We punched another National Park during the last Labor Day long weekend: Redwood National and States Parks. I hadn't been up to it because it was a little far (more than 6 6-hour drive), and I was not sure what the difference would be to other good California Redwood forests such as Mariposa Groove and Muir Wood. However, my wife clung to it; she claimed it was the best US National Park she had visited in her teenage years. So, I decided to give it a try. My verdict was it deserved her best. Although my favorite National Park is still Yosemite, it would be only when it is not crowded; Redwood National Park was a great place not only because of its beautiful scenery but also because of its coziness.
Please don't take this that there would be almost no one there. It's still a great National Park, and you can see many visitors; it's not just like the parking hell season of Yosemite or Big Sur. I believe it is partly because of the Park's vastness. The Park is located over 40 miles of the coastline, and as the official name is 'Parks' not 'Park,' it has many California state Parks in its territory, such as Prairie Creek and Jedediah Smith Redwoods State Parks. The Redwood National Park has no entrance fee, but some inside State Parks have an entrance fee - The American Beautiful pass just worked there. There is no Redwood National Park visitor center - though each State Park has its own one - but the Thomas H. Kuchel Visitor Center is the representative visitor center of the Park, and it is convenient to access from the South.
We stayed in the city of Arcata. It was about 15 miles south of the Park entrance, but the park entrance didn't have much meaning - it was just a Park signage. On the first day, we visited two reservation-only trails: Tall Trees Grove Trail and Fern Canyon Loop Trail. You need an online reservation for both trails. The reservation opened 24 hours before at 8 a.m. It went out quickly but not like a Taylor Swift concert - it seemed that we had 30 min to 1 hour before all slots were gone.
Tall Trees Grove Trail was 3 miles of in-and-out trail (with a small loop). In addition to the reservation, the way to the trailhead was very tricky. GPS and navigation made us give no eyes on the 'directions' page, but you should take a look at it (in your reservation email) for this trail; the road contains a private road, and your navigation might lead you to the wrong path. In the middle of the path, you meet a locked gate, and there is a lockpad. You should have gotten the codes for it. The park rangers change the code frequently, and you might need different codes for each entrance and exit time. I'm sorry that I have a limited vocabulary, so I can only say that the trail is beautiful. It was not stunning or terrific, but it was tranquil and cozy in the morning, and it had something that made me comfortable. I believe it is a must-go trail in the Park. Please fill up your water bottles before you get to the trailhead - the trailhead only has a restroom and no water. And reserve the water during the first half. The trail is go-down and return-up; you need much water in your return path.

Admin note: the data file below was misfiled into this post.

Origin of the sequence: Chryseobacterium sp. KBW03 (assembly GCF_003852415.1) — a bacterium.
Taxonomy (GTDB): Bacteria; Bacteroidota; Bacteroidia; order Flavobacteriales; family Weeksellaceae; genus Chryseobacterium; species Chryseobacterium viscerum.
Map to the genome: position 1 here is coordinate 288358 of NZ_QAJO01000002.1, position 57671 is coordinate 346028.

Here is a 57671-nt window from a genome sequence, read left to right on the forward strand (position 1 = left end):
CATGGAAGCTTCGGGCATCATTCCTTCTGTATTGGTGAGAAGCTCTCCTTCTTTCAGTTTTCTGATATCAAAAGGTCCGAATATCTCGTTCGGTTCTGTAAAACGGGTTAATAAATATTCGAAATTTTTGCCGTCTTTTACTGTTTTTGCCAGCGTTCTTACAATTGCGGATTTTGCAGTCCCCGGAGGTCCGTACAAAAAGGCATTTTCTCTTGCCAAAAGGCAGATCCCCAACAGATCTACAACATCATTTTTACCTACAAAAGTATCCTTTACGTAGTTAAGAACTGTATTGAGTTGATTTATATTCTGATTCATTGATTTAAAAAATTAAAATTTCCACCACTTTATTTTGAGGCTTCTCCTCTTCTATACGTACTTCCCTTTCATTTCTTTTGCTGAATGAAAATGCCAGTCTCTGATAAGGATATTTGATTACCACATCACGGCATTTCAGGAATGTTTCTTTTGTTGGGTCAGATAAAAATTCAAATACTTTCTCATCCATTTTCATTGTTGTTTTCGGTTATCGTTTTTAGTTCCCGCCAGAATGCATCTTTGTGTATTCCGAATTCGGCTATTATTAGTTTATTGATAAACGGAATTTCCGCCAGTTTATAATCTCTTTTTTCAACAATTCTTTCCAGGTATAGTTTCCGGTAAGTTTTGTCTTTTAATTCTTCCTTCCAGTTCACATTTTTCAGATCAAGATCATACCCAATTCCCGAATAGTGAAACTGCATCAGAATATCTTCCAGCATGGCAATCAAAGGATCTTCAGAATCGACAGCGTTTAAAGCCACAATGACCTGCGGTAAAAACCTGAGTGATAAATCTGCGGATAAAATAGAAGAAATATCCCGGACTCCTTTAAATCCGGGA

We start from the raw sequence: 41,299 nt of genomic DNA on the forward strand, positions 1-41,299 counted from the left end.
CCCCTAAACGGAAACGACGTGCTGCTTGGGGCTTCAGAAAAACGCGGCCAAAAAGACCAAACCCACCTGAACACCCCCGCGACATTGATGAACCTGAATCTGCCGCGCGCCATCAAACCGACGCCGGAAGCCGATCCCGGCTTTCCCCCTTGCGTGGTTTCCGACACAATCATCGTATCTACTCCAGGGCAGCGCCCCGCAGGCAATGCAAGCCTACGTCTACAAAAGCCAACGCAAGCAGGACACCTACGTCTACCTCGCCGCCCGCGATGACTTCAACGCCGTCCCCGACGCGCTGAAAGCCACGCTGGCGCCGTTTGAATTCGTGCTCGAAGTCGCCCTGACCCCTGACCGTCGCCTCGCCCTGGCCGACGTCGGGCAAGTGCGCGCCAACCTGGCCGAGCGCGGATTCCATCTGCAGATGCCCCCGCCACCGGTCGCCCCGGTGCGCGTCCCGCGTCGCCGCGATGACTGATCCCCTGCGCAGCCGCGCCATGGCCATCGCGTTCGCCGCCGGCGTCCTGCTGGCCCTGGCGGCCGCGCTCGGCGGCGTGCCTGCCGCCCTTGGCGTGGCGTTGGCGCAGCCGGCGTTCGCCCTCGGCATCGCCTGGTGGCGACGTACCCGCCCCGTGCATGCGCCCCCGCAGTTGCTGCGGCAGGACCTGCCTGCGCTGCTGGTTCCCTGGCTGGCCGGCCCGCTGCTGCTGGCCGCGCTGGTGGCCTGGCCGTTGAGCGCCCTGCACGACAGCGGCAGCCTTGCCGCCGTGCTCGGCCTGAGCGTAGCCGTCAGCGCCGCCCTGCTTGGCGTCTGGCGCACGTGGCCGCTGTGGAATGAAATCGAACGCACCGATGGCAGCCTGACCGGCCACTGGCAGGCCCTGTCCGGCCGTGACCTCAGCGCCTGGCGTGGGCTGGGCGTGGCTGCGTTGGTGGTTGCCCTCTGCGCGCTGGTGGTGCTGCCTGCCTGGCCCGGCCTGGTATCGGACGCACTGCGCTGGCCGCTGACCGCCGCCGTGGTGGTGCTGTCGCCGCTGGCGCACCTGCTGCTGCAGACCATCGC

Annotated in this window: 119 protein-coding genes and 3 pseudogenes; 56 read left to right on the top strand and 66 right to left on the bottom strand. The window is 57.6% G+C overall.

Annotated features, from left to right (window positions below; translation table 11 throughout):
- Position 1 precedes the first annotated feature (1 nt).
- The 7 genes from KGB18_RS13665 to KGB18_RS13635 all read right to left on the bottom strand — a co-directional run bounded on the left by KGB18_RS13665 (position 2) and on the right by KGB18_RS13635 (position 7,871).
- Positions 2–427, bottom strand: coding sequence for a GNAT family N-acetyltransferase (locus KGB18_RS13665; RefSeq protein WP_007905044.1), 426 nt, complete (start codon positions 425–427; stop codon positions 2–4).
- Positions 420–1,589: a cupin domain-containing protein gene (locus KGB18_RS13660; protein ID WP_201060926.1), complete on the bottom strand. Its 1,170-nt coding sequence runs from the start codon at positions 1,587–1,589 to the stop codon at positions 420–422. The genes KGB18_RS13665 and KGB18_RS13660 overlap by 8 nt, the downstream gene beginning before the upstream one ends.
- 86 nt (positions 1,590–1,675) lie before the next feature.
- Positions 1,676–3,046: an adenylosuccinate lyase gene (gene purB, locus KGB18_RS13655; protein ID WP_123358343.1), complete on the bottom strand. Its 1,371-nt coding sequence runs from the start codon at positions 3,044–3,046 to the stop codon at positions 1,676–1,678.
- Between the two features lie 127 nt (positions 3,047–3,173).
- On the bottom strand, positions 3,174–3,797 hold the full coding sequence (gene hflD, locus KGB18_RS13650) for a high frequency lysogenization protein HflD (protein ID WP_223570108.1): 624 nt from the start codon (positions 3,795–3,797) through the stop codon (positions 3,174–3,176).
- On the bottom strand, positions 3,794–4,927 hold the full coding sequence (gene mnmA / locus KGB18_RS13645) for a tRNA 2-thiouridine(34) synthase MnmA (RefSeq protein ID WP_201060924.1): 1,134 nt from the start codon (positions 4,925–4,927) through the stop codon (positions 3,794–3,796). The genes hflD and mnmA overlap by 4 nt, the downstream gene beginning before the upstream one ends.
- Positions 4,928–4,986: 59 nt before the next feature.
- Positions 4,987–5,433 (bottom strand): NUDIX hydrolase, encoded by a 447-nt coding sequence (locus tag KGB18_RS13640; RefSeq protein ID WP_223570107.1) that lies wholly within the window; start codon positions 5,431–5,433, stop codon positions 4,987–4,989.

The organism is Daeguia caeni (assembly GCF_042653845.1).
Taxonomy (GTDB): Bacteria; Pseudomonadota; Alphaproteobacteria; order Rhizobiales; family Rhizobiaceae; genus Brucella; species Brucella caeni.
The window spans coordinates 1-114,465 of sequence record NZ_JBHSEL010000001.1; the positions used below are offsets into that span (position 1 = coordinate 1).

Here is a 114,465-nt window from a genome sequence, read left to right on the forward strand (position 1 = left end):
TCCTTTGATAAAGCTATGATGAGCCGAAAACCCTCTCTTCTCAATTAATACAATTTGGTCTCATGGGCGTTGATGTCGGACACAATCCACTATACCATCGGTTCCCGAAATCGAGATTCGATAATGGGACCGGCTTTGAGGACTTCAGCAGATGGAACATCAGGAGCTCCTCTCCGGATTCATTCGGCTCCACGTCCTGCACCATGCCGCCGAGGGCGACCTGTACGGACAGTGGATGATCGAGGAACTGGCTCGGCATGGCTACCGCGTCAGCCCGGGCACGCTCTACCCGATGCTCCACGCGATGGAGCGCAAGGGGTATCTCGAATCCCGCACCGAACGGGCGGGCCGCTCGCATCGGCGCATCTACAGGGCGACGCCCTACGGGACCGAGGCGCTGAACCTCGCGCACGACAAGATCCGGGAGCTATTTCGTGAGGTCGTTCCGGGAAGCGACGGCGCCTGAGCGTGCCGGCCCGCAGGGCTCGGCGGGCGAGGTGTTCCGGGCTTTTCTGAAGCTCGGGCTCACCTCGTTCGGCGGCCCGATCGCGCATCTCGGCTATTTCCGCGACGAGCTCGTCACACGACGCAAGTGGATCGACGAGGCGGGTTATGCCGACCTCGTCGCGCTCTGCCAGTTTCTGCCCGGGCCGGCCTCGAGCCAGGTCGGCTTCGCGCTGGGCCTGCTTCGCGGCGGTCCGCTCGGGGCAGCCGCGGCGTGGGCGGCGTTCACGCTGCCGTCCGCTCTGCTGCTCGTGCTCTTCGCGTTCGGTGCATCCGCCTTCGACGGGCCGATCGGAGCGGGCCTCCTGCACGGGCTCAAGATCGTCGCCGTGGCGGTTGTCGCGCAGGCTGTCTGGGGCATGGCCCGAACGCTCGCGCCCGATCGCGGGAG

Fern Canyon Loop Trail is famous for the filming location of Jurassic Park. If you have seen the movie before, you might be used to some sceneries. You also have another (in addition to the reservation) thing to remember: your car must be wet on the road to the trailhead. A considerable part of the road to the trailhead parking is off-road, and you have to pass several creeks. My car is a Toyota Highlander (it's all-wheel drive) and had no issues; the water level was just at the doorstep of the SUV. And I saw many mid-sized sedans, so I believe it would be doable for usual cars. However, the road is quite bumpy, and it would be better not to drive aggressively.
The trail was 1 ~ 1 and a half hours of loop. As the name says, fern was everywhere. It was an exotic place compared to the other parts of the Park. I think it would be fantastic to visit early in the morning; I'm eager for absolute tranquility surrounded by ferns.
We also visited other places that we could go without reservation. Lady Bird Johnson Grove Trail was a short (within 1 hour) but another beautiful trail. I thought there would be a bird named 'Lady Bird,' but I was surprised when I got that 'Lady Bird Johnson' was a person's name.
I believe Big Tree Trail should be the iconic trail of the Park. The trail consists of many other trails and many ways to visit the 'Big Tree.' We used Karl Knapp Trail to reach the Big Tree and chose Foothill Trail for the return path.
Trillium Falls was a little disappointing; you should not imagine the huge waterfalls in Yosemite. It is a tiny waterfall in a forest. However, the trail is a good two-hour loop.
The sunset at Trinidad State Beach was a memorable moment. On the way back to Arcata, it was the best place to end a long day.
We dropped by Chandelier Tree Drive-Thru Tree Park on our way back to the Bay Area. It was a much more excellent place than we anticipated. Initially, we expected a 20-minute visit, and we had more than an hour. I can guarantee that the Toyota Highlander can pass the tree (with side mirrors folded). It was a great place not only for exciting tree-passing photos but also for good souvenirs.
Before setting foot in the Park, I believed it might be my only visit. Yet now, I envision it as my go-to spot for long weekends. It's a serene haven where I can rejuvenate. Above all, the ethereal sensation of drifting through the mist-covered forest in the early morning still remains unforgettable.